The Bachelor of Science in Health Sciences is an interdisciplinary degree program designed to provide students with a solid foundation for a career in community health or to pursue a professional graduate program. Students will gain broad skills in research, healthcare delivery, health promotion, disease prevention and management, ethical, legal, and cultural issues related to the health field. A Bachelor of Science degree in Health Sciences prepares students with an interest in pursuing advanced clinical and non-clinical healthcare degrees or career advancement. This general health sciences degree is designed to provide students with a foundation in basic sciences, health-related sciences, as well as developing knowledge and skills in healthcare delivery systems, health promotion, health education, research, ethical, legal, and cultural issues related to healthcare. Graduates can pursue advanced degree programs such as physical therapy, occupational therapy, pharmacy, physician assistant studies, public health, and more. Graduates have employment opportunities in hospitals, medical or pharmaceutical sales, community organizations, medical research, wellness centers, insurance companies, health advocacy and navigation, and public health agencies.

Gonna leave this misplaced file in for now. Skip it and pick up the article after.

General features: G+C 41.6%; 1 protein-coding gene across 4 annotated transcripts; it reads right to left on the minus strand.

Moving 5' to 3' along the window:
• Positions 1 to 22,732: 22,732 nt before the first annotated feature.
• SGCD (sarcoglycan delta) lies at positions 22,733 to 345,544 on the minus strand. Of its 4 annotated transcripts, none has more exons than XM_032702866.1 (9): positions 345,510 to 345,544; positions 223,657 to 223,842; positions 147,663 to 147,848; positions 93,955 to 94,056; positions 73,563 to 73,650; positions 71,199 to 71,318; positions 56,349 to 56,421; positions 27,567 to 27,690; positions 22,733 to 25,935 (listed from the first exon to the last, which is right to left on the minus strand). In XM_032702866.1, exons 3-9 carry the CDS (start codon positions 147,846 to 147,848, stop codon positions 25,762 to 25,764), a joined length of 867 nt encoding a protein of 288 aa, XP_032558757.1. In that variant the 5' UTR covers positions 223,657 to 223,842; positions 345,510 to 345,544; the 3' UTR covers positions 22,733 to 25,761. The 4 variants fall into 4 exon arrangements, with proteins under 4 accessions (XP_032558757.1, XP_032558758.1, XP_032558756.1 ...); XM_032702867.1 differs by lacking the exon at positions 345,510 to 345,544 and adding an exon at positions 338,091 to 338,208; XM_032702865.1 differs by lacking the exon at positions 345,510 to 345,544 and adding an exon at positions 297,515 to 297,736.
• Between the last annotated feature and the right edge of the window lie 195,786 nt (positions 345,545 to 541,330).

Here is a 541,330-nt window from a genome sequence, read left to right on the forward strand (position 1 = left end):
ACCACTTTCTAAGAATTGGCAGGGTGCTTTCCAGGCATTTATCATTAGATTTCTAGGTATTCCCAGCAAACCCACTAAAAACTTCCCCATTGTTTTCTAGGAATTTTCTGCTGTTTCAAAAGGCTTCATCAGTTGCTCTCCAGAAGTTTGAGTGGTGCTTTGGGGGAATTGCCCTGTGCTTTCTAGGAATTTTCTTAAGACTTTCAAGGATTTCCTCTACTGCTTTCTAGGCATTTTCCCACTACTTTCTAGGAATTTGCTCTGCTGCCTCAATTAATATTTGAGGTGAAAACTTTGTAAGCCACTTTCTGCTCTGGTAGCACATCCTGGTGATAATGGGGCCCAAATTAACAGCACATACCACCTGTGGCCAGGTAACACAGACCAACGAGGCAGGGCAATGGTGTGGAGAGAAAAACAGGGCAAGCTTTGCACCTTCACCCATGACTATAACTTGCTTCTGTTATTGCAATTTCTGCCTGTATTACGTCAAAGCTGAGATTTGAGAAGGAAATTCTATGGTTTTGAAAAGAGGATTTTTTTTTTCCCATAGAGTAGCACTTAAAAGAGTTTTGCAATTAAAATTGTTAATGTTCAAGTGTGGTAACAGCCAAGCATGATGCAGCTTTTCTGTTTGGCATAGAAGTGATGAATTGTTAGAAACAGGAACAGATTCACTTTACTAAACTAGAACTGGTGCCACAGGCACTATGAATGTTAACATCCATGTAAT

Employment for health educators, community health workers and other health services professionals is expected to experience significant growth over the next decade. According to the U.S. Department of Labor, the health sciences sector is one of the largest major industry sectors, employing nearly 16 million in 2012 and will account for almost a third of projected job growth from 2012 to 2022. In addition, 14 of the 30 fastest growing occupations are health related. The growth is driven by an aging population and recent legislative changes to healthcare. Community health workers of all types will be in demand as healthcare costs rise. Insurance companies, employers and governments will look to community health professionals to teach people how to live healthy lives and avoid costly healthcare treatments (Bureau of Labor Statistics, U.S. Department of Labor, Occupational Outlook Handbook, 2014-15 Edition, Health Educators and Community Health Workers). Health workers help people understand what types of lifestyle changes to make to avoid certain illnesses or how to manage existing conditions. Demand will also rise as federal health reform expands access to medical care, such as preventative screenings. Health workers can assist in directing patients to healthcare services.